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Eddy Wilson
Eddy Wilson

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TypeScript: Namespace declaration merging for organizing types


Declaration merging is a concept in TypeScript which means the TS compiler will merge two or more separate declarations – with the same name – into one single declaration.

Ambient namespace declaration

A TypeScript namespace allows you to access its exported values or types using dot-notation. While it's not recommended to use namespace in today's code (hello, not standard EcmaScript), it's still recommended and useful for describing and organizing types.

An ambient namespace declaration is a fully erasable (at compile time) namespace declaration. In other words, it doesn't emit any code.

How is this useful?

An ambient namespace declaration can be merged with type aliases, interfaces, classes, and even functions. This allows you to access namespace's exported types using dot notation which is useful for organizing code.

How to do it?

Append the declare keyword in front of the namespace keyword to make it an ambient declaration. Then use the same name of the entity (interface / type / class / ...) – that you want to merge with – as the namespace name. Look at the following examples:

Organizing sub types and interfaces

Instead of exporting User and UserDetails interfaces, we can just define a single User interface and use ambient namespace declaration to export sub types:

// example.ts
interface User {
  FirstName: string
  LastName: string
  Details: User.Details
declare namespace User {
  interface Details {
    Address: string
const details: User.Details = {
  Address: "Somewhere over the rainbow"
const user: User = {
  FirstName: "Bob",
  LastName: "Alice",
  Details: details,
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Note that because we're using declare keyword, there is no need to export the Details interface (auto-exported).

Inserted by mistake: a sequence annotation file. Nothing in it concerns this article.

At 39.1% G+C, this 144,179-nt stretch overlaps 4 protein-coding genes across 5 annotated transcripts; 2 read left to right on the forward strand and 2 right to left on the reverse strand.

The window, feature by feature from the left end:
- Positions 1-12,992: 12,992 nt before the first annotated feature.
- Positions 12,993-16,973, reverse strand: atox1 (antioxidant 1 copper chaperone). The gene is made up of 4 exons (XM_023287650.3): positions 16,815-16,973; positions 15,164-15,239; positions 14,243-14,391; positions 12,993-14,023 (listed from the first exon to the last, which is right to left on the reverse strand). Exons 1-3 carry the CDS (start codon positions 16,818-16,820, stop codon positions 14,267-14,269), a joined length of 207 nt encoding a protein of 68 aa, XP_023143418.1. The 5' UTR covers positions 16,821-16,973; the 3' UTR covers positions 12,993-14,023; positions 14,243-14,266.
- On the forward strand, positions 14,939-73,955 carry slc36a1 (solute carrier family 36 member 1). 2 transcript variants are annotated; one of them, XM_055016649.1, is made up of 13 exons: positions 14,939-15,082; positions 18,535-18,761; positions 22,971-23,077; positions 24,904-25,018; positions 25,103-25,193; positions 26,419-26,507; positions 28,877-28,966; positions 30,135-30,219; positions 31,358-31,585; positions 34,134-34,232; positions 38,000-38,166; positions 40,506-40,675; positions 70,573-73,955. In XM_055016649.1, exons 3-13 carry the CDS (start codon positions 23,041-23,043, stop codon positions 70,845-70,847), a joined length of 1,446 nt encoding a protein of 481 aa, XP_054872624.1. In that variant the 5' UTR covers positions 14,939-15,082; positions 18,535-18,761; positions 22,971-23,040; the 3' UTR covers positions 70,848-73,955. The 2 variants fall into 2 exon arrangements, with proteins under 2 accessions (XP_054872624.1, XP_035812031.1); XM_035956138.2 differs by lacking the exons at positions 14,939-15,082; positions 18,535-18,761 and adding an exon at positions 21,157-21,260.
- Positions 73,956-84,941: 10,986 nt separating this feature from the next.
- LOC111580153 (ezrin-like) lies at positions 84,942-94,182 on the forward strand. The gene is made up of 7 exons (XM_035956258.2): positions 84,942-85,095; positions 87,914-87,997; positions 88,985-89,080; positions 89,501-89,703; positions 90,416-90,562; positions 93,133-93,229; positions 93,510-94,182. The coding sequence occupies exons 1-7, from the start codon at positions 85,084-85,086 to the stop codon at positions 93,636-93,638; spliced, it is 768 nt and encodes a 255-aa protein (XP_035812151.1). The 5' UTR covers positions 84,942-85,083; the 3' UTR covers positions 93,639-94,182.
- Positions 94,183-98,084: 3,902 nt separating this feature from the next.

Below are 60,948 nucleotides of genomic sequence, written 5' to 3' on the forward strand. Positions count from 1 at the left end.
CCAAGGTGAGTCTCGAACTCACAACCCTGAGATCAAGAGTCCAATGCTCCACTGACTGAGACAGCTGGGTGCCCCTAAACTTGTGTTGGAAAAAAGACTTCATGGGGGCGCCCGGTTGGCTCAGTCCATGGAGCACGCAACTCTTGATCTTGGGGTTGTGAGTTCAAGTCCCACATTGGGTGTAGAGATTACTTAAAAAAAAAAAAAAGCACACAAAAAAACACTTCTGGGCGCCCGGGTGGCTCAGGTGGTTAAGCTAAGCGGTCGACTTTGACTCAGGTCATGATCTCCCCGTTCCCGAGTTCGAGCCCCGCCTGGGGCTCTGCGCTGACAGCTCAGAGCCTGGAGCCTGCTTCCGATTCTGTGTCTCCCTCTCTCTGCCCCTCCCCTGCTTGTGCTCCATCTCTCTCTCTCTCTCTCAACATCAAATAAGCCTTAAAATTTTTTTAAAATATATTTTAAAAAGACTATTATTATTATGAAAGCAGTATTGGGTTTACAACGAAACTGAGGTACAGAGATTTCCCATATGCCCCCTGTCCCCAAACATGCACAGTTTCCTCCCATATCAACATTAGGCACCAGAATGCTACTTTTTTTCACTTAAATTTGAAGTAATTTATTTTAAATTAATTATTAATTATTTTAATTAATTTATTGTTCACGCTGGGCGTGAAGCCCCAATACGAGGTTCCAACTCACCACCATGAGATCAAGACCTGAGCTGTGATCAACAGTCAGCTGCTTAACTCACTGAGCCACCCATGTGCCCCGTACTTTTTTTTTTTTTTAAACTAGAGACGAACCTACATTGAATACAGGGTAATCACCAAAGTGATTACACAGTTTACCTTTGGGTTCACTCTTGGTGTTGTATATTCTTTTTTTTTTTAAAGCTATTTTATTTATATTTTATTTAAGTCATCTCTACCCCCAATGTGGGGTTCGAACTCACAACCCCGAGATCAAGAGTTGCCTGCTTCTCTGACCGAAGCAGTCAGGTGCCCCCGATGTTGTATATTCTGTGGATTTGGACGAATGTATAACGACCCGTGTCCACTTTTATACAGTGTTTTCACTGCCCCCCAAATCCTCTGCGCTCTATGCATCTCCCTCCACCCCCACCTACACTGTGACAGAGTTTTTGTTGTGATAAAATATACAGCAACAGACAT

Exposing interface property types

Sometimes it's useful to expose interface's property types. For instance, branded types:

// example.ts
interface User {
  FirstName: User.FirstName
  LastName: User.LastName
declare namespace User {
  type FirstName = string & { __brand: "User:FirstName" }
  type LastName = string & { __brand: "User:LastName" }

const firstName = <User.FirstName>"Bob"
const lastName = <User.LastName>"Alice"
const user: User = {
  FirstName: firstName,
  LastName: lastName,
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In .tsx files: use "Bob" as User.FirstName and "Alice" as User.LastName

Exposing an interface's default type params

It's currently not possible in TypeScript to have partial type params, you either need to provide none or all of them. However, here is a way you can make it easier to access the default type params of an interface you have declared:

// example.ts
interface Foo<
  T = Foo.T,
  V = Foo.V,
  S = Foo.S<T>,
> {
  /** property types here */
declare namespace Foo {
  type T = string
  type V = string
  type S<T> = { t: T, something: string }

const foo: Foo<
> = {}
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Scoped types in object literals

Sometimes we define object literals which may contain some methods. To prevent polluting the module scope with types – because naming things is hard, even more if there is already an existing type with the same name. e.g: how common is Callback – we could use ambient namespaces:

// example.ts
const foo = <const>{
  trigger(cb: foo.Callback): void { }
declare namespace foo {
  interface Callback {
    (value: string): void

const myCallback: foo.Callback = (value: string): void => {
  return void console.log(value)

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This also applies to classes, enums, and functions.


  • namespaces allow accessing its exported types and values using dot-notation
  • ambient namespaces are fully erasable types (do not emit code)
  • namespaces and ambient namespaces can be merged with other declarations in the same scope such as type aliases, interfaces, object literals, classes, enums, functions, and even other namespaces
  • ambient namespaces are useful for organizing or scoping types


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